Tools of the Trade is a series in which we ask chefs, bartenders and other food folks which tools they simply can't live without. Today we talk to Steve Schwartz, CEO and Founder of The Art of Tea. 

Building a tea empire isn't the dream of many young men, and indeed for Steve Schwartz, the journey was far more complex than a wish for world tea domination. Schwartz, who is the CEO and founder of The Art of Tea, first became interested in botanicals after the death of his mother from cancer when he was 19. He was attracted to Eastern and preventative medicine as an alternative to the Western medicine that had, he thought, failed to save his mother. At the Ayurvedic Institute in New Mexico, and then in travels around the world, Schwartz became an expert in blending and sourcing teas and botanicals. 

The Art of Tea began out of Schwartz's Los Angeles home in 2004. It's now one of the world's leading purveyors of high end tea, and supplies many of L.A.'s great restaurants including BestiaPizzeria Mozza and Spago. We asked Schwartz what the most important tools are in his life, both for creating and tasting teas and for running a successful creative business.
A Tasting Spoon
“I taste hundreds of teas a month – from raw, single origin teas to complex organic hot and iced tea blends that we hand-craft on site in our L.A. facility. Consistency is key and tasting every ingredient to ensure the delicate flavor profiles are on-point requires Olympic-style precision. My spoon is an extension of me and helps me to pinpoint slight variances, while unlocking the flavor story in each sip. The ideal spoon has a wide mouth and deep belly to provide maximum surface area, so the tea cools quickly and showcases a deep aroma. Over 80% of what we taste with tea is smell, so this piece works wonders. I hand-shape spoons for new staff members at Art of Tea.”

Moleskin Notebook
“I have gone through dozens of notepads since I started blending teas in my living room 10 years ago. I have a library of ideas, tea blends and recipes I've handwritten. I used to sleep with a notebook by my bed for when I'd wake up in the middle of the night with some new tea idea or blend inspiration. Now each tea blend is set with a standard in our system on-site. Once we dial in the recipe we assign a lot number with every tea leaf, dried berry, botanical and flower that's traced back to its source.”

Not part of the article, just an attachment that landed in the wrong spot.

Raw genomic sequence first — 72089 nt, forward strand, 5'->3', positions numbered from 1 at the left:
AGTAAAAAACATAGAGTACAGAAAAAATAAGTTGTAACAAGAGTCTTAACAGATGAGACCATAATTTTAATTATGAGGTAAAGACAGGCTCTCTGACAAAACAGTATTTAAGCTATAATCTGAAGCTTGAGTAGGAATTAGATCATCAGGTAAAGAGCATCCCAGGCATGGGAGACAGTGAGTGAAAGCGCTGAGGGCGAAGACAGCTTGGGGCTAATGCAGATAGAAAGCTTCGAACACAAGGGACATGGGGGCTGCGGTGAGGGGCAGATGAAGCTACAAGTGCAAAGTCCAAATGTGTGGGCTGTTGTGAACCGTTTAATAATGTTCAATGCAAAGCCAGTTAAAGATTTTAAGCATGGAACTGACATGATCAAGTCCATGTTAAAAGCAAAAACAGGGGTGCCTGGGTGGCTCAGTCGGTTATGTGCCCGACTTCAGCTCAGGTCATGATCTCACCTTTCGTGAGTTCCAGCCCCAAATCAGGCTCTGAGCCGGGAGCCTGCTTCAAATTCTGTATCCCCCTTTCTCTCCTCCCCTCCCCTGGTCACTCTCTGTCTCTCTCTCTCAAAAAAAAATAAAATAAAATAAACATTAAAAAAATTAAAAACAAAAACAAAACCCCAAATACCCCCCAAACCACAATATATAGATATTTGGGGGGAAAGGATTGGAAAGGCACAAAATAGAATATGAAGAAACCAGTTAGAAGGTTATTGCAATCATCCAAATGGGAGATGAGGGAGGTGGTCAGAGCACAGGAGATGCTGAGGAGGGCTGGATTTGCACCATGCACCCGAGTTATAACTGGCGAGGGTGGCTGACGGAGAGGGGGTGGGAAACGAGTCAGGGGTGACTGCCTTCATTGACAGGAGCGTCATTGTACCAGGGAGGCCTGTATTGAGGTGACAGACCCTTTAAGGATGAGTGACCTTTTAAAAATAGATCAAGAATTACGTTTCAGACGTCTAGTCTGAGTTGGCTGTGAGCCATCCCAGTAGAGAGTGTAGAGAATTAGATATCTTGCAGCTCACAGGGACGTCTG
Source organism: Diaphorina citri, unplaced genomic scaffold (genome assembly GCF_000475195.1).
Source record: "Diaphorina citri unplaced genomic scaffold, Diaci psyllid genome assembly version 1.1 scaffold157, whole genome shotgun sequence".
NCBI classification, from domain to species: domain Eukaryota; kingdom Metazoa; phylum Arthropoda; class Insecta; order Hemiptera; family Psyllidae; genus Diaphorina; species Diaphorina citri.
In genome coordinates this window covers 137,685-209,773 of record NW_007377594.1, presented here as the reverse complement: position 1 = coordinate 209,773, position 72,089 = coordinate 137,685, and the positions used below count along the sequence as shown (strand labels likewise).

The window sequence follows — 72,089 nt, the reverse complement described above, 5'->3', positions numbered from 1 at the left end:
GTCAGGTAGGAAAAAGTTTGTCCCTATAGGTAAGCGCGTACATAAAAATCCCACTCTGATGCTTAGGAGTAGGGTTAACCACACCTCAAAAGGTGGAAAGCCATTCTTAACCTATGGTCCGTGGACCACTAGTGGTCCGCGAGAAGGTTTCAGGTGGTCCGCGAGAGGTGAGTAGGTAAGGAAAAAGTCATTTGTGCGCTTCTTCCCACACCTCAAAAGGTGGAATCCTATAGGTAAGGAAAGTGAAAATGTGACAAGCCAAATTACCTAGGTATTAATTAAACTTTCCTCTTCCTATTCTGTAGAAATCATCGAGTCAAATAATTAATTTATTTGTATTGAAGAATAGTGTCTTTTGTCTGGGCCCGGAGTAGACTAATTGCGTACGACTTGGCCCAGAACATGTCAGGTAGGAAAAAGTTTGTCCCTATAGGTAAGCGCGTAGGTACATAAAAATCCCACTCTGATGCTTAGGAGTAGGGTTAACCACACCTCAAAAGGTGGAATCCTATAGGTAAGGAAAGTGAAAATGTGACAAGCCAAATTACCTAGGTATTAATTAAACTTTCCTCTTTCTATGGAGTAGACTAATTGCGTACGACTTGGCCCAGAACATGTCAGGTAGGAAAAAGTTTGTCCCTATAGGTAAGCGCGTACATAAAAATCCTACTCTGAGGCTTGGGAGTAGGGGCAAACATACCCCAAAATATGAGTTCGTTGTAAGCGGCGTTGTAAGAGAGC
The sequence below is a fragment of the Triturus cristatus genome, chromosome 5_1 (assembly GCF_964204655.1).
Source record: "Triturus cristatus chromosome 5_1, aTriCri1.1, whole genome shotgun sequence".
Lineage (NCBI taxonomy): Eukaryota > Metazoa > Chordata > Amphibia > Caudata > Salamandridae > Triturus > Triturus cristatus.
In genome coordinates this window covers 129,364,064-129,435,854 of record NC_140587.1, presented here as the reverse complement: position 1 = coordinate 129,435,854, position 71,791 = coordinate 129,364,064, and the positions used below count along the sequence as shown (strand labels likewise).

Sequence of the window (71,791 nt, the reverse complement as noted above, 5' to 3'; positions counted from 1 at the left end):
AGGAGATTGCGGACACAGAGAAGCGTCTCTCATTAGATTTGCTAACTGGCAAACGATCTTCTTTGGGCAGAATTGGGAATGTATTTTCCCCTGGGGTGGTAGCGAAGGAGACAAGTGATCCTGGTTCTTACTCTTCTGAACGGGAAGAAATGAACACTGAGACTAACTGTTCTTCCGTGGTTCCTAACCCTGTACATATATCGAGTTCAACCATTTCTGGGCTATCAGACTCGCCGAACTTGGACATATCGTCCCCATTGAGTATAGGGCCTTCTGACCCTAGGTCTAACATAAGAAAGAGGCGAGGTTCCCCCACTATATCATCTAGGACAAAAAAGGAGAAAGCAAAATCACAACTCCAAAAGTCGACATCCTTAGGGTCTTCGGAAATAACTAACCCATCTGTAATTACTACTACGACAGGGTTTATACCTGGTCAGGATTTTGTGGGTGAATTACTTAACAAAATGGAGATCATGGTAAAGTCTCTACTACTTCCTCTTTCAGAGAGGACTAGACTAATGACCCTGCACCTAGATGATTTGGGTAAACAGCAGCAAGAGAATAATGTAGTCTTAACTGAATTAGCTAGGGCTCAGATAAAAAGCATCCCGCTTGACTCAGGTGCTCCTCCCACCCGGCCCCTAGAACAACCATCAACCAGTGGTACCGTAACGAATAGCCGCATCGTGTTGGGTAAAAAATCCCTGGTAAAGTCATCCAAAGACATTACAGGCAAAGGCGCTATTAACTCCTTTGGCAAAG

White Porcelain Cup/Filter Bags
“This seems simple, but a clean white background allows the finished tea to pop. You should be able to see the bottom of the cup, but the vibrancy of the tea should still shine through. Working with loose leaf means you might get a leaf in your cup now and then, so I recommend using disposable and biodegradable tea filter bags with a built-in drawstring.”

Stainless Steel Bowls
“Large and small stainless steel bowls that are easy to clean are essential for blending each batch. The ingredients in tea blends need to mesh well together and be blended evenly, and the stainless steel bowls allow us to maintain quality control and ensure consistency between batches.”

The Sunrise
“During my travels and sourcing trips in Asia, Middle East and Africa, I've learned to appreciate the stillness of dawn. The transition from dark to light, especially in L.A., is one of the most beautiful and inspiring tools to incorporate in the day. I call this my 'hour of power,' and it's a time to start before the world around me wakes and feel gratitude.”

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